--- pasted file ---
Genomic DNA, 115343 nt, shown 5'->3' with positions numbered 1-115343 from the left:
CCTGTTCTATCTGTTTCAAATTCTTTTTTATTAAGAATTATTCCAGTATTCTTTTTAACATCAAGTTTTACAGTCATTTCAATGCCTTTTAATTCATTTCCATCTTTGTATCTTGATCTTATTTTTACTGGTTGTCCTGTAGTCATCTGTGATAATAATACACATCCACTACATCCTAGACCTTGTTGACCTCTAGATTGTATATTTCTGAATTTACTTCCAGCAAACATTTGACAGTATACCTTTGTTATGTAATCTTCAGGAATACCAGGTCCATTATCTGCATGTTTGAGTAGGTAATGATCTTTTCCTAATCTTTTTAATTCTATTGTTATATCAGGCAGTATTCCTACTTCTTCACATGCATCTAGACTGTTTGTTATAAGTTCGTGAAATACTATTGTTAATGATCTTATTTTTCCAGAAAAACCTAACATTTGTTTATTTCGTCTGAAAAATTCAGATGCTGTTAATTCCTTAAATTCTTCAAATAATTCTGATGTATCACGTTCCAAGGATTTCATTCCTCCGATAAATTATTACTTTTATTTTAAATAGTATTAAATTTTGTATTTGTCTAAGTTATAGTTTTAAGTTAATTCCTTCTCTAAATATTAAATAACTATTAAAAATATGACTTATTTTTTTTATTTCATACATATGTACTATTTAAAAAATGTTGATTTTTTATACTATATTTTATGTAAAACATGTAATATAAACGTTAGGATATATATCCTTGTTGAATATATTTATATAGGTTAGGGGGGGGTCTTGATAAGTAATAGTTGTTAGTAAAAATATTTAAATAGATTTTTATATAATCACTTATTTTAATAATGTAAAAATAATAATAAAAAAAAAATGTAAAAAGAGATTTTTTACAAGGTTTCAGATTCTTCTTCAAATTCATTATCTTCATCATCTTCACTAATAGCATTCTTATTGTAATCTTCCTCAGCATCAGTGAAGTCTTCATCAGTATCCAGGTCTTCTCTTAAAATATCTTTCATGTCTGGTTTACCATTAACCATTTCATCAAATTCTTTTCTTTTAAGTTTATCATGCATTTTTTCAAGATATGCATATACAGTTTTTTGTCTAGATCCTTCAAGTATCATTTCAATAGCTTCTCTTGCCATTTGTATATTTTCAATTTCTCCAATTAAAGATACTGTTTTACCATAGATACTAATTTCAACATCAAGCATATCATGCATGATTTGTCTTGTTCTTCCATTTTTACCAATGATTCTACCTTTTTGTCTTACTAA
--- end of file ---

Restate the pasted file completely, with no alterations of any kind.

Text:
Genomic DNA, 115343 nt, shown 5'->3' with positions numbered 1-115343 from the left:
CCTGTTCTATCTGTTTCAAATTCTTTTTTATTAAGAATTATTCCAGTATTCTTTTTAACATCAAGTTTTACAGTCATTTCAATGCCTTTTAATTCATTTCCATCTTTGTATCTTGATCTTATTTTTACTGGTTGTCCTGTAGTCATCTGTGATAATAATACACATCCACTACATCCTAGACCTTGTTGACCTCTAGATTGTATATTTCTGAATTTACTTCCAGCAAACATTTGACAGTATACCTTTGTTATGTAATCTTCAGGAATACCAGGTCCATTATCTGCATGTTTGAGTAGGTAATGATCTTTTCCTAATCTTTTTAATTCTATTGTTATATCAGGCAGTATTCCTACTTCTTCACATGCATCTAGACTGTTTGTTATAAGTTCGTGAAATACTATTGTTAATGATCTTATTTTTCCAGAAAAACCTAACATTTGTTTATTTCGTCTGAAAAATTCAGATGCTGTTAATTCCTTAAATTCTTCAAATAATTCTGATGTATCACGTTCCAAGGATTTCATTCCTCCGATAAATTATTACTTTTATTTTAAATAGTATTAAATTTTGTATTTGTCTAAGTTATAGTTTTAAGTTAATTCCTTCTCTAAATATTAAATAACTATTAAAAATATGACTTATTTTTTTTATTTCATACATATGTACTATTTAAAAAATGTTGATTTTTTATACTATATTTTATGTAAAACATGTAATATAAACGTTAGGATATATATCCTTGTTGAATATATTTATATAGGTTAGGGGGGGGTCTTGATAAGTAATAGTTGTTAGTAAAAATATTTAAATAGATTTTTATATAATCACTTATTTTAATAATGTAAAAATAATAATAAAAAAAAAATGTAAAAAGAGATTTTTTACAAGGTTTCAGATTCTTCTTCAAATTCATTATCTTCATCATCTTCACTAATAGCATTCTTATTGTAATCTTCCTCAGCATCAGTGAAGTCTTCATCAGTATCCAGGTCTTCTCTTAAAATATCTTTCATGTCTGGTTTACCATTAACCATTTCATCAAATTCTTTTCTTTTAAGTTTATCATGCATTTTTTCAAGATATGCATATACAGTTTTTTGTCTAGATCCTTCAAGTATCATTTCAATAGCTTCTCTTGCCATTTGTATATTTTCAATTTCTCCAATTAAAGATACTGTTTTACCATAGATACTAATTTCAACATCAAGCATATCATGCATGATTTGTCTTGTTCTTCCATTTTTACCAATGATTCTACCTTTTTGTCTTACTAA